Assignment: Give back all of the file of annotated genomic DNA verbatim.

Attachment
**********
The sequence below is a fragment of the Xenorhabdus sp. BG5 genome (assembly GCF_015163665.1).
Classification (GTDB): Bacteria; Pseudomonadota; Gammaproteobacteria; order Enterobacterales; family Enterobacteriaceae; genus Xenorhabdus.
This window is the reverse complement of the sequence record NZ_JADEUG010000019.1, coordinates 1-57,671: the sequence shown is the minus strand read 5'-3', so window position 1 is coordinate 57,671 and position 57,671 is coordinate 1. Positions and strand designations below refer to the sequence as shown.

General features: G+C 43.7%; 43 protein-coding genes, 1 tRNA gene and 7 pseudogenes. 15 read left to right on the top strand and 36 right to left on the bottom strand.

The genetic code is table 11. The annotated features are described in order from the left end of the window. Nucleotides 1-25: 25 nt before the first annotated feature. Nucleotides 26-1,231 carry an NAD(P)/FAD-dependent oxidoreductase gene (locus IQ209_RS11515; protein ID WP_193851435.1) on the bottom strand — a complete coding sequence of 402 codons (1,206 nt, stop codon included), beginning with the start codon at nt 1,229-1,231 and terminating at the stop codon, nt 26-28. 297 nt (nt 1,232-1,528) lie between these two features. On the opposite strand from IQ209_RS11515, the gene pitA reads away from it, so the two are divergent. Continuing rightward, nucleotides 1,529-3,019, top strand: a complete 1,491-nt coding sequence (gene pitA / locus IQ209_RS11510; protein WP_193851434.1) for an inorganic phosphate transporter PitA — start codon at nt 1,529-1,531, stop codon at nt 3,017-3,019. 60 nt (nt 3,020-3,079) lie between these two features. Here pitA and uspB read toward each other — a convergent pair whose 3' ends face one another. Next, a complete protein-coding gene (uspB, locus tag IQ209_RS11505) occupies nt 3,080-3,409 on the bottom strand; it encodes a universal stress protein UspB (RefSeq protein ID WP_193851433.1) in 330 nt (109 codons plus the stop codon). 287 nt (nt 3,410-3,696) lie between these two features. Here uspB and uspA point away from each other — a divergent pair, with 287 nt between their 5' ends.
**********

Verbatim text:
The sequence below is a fragment of the Xenorhabdus sp. BG5 genome (assembly GCF_015163665.1).
Classification (GTDB): Bacteria; Pseudomonadota; Gammaproteobacteria; order Enterobacterales; family Enterobacteriaceae; genus Xenorhabdus.
This window is the reverse complement of the sequence record NZ_JADEUG010000019.1, coordinates 1-57,671: the sequence shown is the minus strand read 5'-3', so window position 1 is coordinate 57,671 and position 57,671 is coordinate 1. Positions and strand designations below refer to the sequence as shown.

General features: G+C 43.7%; 43 protein-coding genes, 1 tRNA gene and 7 pseudogenes. 15 read left to right on the top strand and 36 right to left on the bottom strand.

The genetic code is table 11. The annotated features are described in order from the left end of the window. Nucleotides 1-25: 25 nt before the first annotated feature. Nucleotides 26-1,231 carry an NAD(P)/FAD-dependent oxidoreductase gene (locus IQ209_RS11515; protein ID WP_193851435.1) on the bottom strand — a complete coding sequence of 402 codons (1,206 nt, stop codon included), beginning with the start codon at nt 1,229-1,231 and terminating at the stop codon, nt 26-28. 297 nt (nt 1,232-1,528) lie between these two features. On the opposite strand from IQ209_RS11515, the gene pitA reads away from it, so the two are divergent. Continuing rightward, nucleotides 1,529-3,019, top strand: a complete 1,491-nt coding sequence (gene pitA / locus IQ209_RS11510; protein WP_193851434.1) for an inorganic phosphate transporter PitA — start codon at nt 1,529-1,531, stop codon at nt 3,017-3,019. 60 nt (nt 3,020-3,079) lie between these two features. Here pitA and uspB read toward each other — a convergent pair whose 3' ends face one another. Next, a complete protein-coding gene (uspB, locus tag IQ209_RS11505) occupies nt 3,080-3,409 on the bottom strand; it encodes a universal stress protein UspB (RefSeq protein ID WP_193851433.1) in 330 nt (109 codons plus the stop codon). 287 nt (nt 3,410-3,696) lie between these two features. Here uspB and uspA point away from each other — a divergent pair, with 287 nt between their 5' ends.